With hotel tax, city can market area the way it needs to be

Published 12:00 am Sunday, April 11, 2010

For years, Natchez’s tourism officials were sent into battle pitted against dozens and dozens of other cities in the South aiming for the precious attention of fickle tourists.

The only difference was that until July 2008, the front lines of the battle for tourism dollars was fought by a team armed with rifles and virtually no ammunition.

Until the passage of a “heads on beds” occupancy tax, the city’s tourism marketing wing was virtually powerless.

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Of course, we all know now that the anticipated fortunes the tax was expected to generate have yet to be realized. Likely a combination of an overaggressive estimate and the economy quickly falling into a recession are the biggest factors there.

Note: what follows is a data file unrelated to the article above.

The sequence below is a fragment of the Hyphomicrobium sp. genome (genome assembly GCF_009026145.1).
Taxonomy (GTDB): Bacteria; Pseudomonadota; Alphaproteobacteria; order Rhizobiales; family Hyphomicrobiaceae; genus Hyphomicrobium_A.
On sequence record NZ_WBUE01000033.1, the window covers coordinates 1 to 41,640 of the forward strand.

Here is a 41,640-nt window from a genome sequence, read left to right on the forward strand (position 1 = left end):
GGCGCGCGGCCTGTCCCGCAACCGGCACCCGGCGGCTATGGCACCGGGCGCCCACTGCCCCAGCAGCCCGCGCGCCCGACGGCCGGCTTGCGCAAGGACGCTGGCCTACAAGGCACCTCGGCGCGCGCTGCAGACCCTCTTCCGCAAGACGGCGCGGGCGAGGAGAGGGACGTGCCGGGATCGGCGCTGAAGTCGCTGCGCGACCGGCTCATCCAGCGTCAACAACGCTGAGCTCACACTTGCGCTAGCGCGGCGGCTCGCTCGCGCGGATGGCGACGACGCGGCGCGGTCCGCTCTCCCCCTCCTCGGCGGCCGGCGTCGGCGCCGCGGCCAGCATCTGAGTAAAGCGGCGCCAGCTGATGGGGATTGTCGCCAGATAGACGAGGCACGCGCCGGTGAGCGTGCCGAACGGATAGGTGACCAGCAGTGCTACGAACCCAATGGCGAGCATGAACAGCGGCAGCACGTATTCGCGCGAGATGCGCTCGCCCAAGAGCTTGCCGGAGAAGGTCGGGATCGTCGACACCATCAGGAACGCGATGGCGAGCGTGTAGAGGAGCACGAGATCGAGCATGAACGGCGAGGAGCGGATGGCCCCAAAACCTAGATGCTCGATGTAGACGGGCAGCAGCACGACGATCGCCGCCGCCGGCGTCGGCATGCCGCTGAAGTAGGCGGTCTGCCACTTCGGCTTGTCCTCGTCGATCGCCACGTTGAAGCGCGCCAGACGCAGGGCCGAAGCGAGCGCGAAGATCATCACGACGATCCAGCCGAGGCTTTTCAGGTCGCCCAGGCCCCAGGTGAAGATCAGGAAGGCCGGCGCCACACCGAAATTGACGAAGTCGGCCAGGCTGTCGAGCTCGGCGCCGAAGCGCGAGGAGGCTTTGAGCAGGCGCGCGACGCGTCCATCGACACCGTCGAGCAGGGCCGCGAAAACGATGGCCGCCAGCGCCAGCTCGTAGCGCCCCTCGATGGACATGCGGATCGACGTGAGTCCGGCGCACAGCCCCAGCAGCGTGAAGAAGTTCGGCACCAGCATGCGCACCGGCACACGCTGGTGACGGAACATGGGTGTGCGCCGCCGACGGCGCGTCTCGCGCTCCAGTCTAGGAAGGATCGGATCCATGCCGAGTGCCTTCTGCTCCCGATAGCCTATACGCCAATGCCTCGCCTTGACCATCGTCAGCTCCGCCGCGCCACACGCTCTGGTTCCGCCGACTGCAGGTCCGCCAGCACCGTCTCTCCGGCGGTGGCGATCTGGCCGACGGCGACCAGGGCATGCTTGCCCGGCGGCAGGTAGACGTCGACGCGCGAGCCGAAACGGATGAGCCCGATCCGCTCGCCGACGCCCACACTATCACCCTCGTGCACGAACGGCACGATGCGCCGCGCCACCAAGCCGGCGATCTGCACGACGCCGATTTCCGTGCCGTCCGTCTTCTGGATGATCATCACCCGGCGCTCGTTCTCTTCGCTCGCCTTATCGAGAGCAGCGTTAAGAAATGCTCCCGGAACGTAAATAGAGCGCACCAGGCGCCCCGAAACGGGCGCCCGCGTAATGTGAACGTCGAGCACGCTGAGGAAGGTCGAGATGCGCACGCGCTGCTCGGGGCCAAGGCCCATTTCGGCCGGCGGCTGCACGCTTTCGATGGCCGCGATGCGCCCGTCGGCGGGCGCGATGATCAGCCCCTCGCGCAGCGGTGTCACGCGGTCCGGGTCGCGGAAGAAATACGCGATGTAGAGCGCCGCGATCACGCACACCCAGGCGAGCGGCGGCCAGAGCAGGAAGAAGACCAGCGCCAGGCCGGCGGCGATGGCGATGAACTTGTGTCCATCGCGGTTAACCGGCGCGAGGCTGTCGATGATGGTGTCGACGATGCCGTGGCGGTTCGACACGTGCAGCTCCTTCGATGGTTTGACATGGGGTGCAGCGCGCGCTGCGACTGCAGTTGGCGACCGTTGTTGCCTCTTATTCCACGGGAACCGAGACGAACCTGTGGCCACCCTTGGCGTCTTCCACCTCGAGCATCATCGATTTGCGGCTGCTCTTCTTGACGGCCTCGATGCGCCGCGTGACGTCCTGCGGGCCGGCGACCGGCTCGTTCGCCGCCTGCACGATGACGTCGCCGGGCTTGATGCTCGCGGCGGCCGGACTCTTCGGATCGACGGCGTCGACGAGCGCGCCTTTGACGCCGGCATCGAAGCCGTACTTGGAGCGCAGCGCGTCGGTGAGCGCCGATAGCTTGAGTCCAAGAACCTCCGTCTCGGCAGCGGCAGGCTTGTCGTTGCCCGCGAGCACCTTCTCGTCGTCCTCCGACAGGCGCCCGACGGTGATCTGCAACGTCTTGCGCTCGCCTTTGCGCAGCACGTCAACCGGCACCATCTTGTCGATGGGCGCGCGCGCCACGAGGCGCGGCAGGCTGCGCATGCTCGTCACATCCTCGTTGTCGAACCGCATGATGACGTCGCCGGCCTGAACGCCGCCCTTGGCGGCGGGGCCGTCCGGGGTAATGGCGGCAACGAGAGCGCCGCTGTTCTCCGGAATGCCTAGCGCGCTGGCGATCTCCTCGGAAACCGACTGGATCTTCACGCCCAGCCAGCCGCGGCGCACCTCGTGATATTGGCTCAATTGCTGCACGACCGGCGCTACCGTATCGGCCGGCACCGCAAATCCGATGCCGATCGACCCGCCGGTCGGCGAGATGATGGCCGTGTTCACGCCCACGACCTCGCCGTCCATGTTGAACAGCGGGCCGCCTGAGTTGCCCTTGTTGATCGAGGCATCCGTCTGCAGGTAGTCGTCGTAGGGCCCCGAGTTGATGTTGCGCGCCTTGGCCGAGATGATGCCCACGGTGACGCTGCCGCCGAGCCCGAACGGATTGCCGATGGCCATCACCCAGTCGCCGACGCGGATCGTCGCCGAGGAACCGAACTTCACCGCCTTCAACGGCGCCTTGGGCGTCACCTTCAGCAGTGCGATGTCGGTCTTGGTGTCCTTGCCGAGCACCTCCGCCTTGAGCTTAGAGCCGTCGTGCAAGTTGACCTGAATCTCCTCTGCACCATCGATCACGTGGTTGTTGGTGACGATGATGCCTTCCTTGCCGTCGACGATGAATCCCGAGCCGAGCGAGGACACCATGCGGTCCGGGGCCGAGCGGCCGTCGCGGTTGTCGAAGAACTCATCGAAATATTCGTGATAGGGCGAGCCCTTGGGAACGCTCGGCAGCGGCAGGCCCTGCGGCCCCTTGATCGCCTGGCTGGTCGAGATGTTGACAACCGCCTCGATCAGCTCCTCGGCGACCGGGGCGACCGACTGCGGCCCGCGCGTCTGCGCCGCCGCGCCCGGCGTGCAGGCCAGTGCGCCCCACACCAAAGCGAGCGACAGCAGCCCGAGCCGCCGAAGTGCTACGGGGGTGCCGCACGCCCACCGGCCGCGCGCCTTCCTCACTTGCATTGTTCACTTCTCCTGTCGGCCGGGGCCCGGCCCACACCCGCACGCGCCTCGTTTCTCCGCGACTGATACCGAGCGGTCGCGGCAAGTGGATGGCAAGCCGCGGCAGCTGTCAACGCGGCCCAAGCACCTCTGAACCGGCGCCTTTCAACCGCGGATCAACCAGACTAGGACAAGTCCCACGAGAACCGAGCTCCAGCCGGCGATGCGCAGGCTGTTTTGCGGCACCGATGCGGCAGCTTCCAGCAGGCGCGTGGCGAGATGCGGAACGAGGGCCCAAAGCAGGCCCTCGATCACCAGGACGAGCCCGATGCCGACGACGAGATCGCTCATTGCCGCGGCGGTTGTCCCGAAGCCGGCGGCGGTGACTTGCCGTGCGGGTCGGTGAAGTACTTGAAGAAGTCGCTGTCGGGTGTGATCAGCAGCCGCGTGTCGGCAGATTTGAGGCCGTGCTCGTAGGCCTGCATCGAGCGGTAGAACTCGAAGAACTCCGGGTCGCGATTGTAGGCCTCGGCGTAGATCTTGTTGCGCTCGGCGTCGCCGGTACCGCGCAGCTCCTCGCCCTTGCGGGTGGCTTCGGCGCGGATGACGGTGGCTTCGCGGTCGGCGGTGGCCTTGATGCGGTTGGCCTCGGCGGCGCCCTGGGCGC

A third factor — one that worries us — is the lingering fact that some local businesses are delinquent in paying the tax to the state. That needs to be handled quickly.

The tourism industry lobbied to get the tax passed. And perhaps they need to police their own cohorts to ensure that all of the tax money being collected from visitors is being properly counted and funneled back to the city’s marketing efforts.

Even with the lower-than-expected earnings amounts the occupancy tax should be considered a bit of a success because it’s allowed tourists to fund the marketing efforts to bring in more tourists.

And, more important, it’s armed the CVB with the ability to begin marketing the area like it has needed to be marketed for years.